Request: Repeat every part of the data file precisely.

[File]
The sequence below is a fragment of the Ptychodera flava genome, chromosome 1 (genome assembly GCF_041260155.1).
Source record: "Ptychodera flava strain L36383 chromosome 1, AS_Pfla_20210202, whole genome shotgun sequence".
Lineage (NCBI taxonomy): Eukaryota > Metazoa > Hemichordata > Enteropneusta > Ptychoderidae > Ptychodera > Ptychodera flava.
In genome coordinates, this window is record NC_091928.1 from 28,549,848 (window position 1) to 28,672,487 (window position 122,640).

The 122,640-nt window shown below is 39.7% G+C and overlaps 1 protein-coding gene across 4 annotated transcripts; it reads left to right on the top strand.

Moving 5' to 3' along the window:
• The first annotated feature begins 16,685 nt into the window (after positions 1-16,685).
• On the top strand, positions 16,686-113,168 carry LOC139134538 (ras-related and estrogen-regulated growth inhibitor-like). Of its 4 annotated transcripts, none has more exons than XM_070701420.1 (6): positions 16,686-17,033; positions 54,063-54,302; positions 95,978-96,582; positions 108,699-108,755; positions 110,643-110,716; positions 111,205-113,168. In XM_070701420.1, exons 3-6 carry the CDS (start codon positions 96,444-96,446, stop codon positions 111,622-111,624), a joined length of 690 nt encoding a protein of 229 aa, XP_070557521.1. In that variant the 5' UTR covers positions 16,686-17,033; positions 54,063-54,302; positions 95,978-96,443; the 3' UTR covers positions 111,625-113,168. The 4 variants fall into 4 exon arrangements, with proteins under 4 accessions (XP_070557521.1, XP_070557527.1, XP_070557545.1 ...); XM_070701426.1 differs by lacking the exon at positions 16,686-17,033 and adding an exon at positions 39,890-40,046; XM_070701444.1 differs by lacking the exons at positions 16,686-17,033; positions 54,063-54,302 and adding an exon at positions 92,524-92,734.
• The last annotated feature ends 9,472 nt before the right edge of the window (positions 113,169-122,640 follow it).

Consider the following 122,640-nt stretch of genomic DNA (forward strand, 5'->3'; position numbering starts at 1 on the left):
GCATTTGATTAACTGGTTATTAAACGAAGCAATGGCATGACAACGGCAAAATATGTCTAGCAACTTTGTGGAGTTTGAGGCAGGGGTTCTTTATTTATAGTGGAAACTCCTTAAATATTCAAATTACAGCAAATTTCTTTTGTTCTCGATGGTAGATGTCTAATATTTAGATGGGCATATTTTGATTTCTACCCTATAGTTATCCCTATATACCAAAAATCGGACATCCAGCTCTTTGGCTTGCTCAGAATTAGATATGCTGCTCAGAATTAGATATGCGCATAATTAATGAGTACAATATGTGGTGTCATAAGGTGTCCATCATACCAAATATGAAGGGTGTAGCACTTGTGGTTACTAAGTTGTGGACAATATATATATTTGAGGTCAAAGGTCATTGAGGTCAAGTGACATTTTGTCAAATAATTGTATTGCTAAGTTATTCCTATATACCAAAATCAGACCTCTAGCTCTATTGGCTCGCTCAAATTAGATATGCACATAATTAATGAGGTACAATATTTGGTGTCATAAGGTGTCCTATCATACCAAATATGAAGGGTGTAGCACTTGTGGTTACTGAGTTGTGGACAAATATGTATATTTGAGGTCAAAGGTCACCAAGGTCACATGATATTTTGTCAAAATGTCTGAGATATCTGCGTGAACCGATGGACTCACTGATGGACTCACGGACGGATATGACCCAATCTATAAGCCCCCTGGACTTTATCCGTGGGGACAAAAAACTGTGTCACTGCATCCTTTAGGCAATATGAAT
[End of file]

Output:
The sequence below is a fragment of the Ptychodera flava genome, chromosome 1 (genome assembly GCF_041260155.1).
Source record: "Ptychodera flava strain L36383 chromosome 1, AS_Pfla_20210202, whole genome shotgun sequence".
Lineage (NCBI taxonomy): Eukaryota > Metazoa > Hemichordata > Enteropneusta > Ptychoderidae > Ptychodera > Ptychodera flava.
In genome coordinates, this window is record NC_091928.1 from 28,549,848 (window position 1) to 28,672,487 (window position 122,640).

The 122,640-nt window shown below is 39.7% G+C and overlaps 1 protein-coding gene across 4 annotated transcripts; it reads left to right on the top strand.

Moving 5' to 3' along the window:
• The first annotated feature begins 16,685 nt into the window (after positions 1-16,685).
• On the top strand, positions 16,686-113,168 carry LOC139134538 (ras-related and estrogen-regulated growth inhibitor-like). Of its 4 annotated transcripts, none has more exons than XM_070701420.1 (6): positions 16,686-17,033; positions 54,063-54,302; positions 95,978-96,582; positions 108,699-108,755; positions 110,643-110,716; positions 111,205-113,168. In XM_070701420.1, exons 3-6 carry the CDS (start codon positions 96,444-96,446, stop codon positions 111,622-111,624), a joined length of 690 nt encoding a protein of 229 aa, XP_070557521.1. In that variant the 5' UTR covers positions 16,686-17,033; positions 54,063-54,302; positions 95,978-96,443; the 3' UTR covers positions 111,625-113,168. The 4 variants fall into 4 exon arrangements, with proteins under 4 accessions (XP_070557521.1, XP_070557527.1, XP_070557545.1 ...); XM_070701426.1 differs by lacking the exon at positions 16,686-17,033 and adding an exon at positions 39,890-40,046; XM_070701444.1 differs by lacking the exons at positions 16,686-17,033; positions 54,063-54,302 and adding an exon at positions 92,524-92,734.
• The last annotated feature ends 9,472 nt before the right edge of the window (positions 113,169-122,640 follow it).

Consider the following 122,640-nt stretch of genomic DNA (forward strand, 5'->3'; position numbering starts at 1 on the left):
GCATTTGATTAACTGGTTATTAAACGAAGCAATGGCATGACAACGGCAAAATATGTCTAGCAACTTTGTGGAGTTTGAGGCAGGGGTTCTTTATTTATAGTGGAAACTCCTTAAATATTCAAATTACAGCAAATTTCTTTTGTTCTCGATGGTAGATGTCTAATATTTAGATGGGCATATTTTGATTTCTACCCTATAGTTATCCCTATATACCAAAAATCGGACATCCAGCTCTTTGGCTTGCTCAGAATTAGATATGCTGCTCAGAATTAGATATGCGCATAATTAATGAGTACAATATGTGGTGTCATAAGGTGTCCATCATACCAAATATGAAGGGTGTAGCACTTGTGGTTACTAAGTTGTGGACAATATATATATTTGAGGTCAAAGGTCATTGAGGTCAAGTGACATTTTGTCAAATAATTGTATTGCTAAGTTATTCCTATATACCAAAATCAGACCTCTAGCTCTATTGGCTCGCTCAAATTAGATATGCACATAATTAATGAGGTACAATATTTGGTGTCATAAGGTGTCCTATCATACCAAATATGAAGGGTGTAGCACTTGTGGTTACTGAGTTGTGGACAAATATGTATATTTGAGGTCAAAGGTCACCAAGGTCACATGATATTTTGTCAAAATGTCTGAGATATCTGCGTGAACCGATGGACTCACTGATGGACTCACGGACGGATATGACCCAATCTATAAGCCCCCTGGACTTTATCCGTGGGGACAAAAAACTGTGTCACTGCATCCTTTAGGCAATATGAAT